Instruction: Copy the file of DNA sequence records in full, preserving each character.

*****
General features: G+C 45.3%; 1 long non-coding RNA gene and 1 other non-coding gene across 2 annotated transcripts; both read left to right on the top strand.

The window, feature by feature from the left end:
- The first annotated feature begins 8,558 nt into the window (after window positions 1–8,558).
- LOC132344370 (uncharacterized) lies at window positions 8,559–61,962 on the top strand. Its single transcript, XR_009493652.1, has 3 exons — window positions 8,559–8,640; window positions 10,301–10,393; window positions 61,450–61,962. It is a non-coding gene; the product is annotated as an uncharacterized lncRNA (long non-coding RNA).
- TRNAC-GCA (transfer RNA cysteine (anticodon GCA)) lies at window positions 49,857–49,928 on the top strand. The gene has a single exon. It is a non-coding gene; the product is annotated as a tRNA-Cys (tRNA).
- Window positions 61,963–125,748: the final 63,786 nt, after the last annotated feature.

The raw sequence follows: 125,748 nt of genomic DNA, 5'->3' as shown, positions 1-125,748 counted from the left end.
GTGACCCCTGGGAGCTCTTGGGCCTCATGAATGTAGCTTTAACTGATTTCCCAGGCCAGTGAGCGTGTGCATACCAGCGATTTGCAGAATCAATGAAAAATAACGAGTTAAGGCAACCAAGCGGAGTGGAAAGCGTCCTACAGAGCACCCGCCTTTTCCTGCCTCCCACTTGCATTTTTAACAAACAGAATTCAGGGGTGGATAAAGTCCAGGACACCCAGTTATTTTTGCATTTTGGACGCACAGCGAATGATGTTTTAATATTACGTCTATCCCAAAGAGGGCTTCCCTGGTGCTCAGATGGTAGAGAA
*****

General features: G+C 45.3%; 1 long non-coding RNA gene and 1 other non-coding gene across 2 annotated transcripts; both read left to right on the top strand.

The window, feature by feature from the left end:
- The first annotated feature begins 8,558 nt into the window (after window positions 1–8,558).
- LOC132344370 (uncharacterized) lies at window positions 8,559–61,962 on the top strand. Its single transcript, XR_009493652.1, has 3 exons — window positions 8,559–8,640; window positions 10,301–10,393; window positions 61,450–61,962. It is a non-coding gene; the product is annotated as an uncharacterized lncRNA (long non-coding RNA).
- TRNAC-GCA (transfer RNA cysteine (anticodon GCA)) lies at window positions 49,857–49,928 on the top strand. The gene has a single exon. It is a non-coding gene; the product is annotated as a tRNA-Cys (tRNA).
- Window positions 61,963–125,748: the final 63,786 nt, after the last annotated feature.

The raw sequence follows: 125,748 nt of genomic DNA, 5'->3' as shown, positions 1-125,748 counted from the left end.
GTGACCCCTGGGAGCTCTTGGGCCTCATGAATGTAGCTTTAACTGATTTCCCAGGCCAGTGAGCGTGTGCATACCAGCGATTTGCAGAATCAATGAAAAATAACGAGTTAAGGCAACCAAGCGGAGTGGAAAGCGTCCTACAGAGCACCCGCCTTTTCCTGCCTCCCACTTGCATTTTTAACAAACAGAATTCAGGGGTGGATAAAGTCCAGGACACCCAGTTATTTTTGCATTTTGGACGCACAGCGAATGATGTTTTAATATTACGTCTATCCCAAAGAGGGCTTCCCTGGTGCTCAGATGGTAGAGAA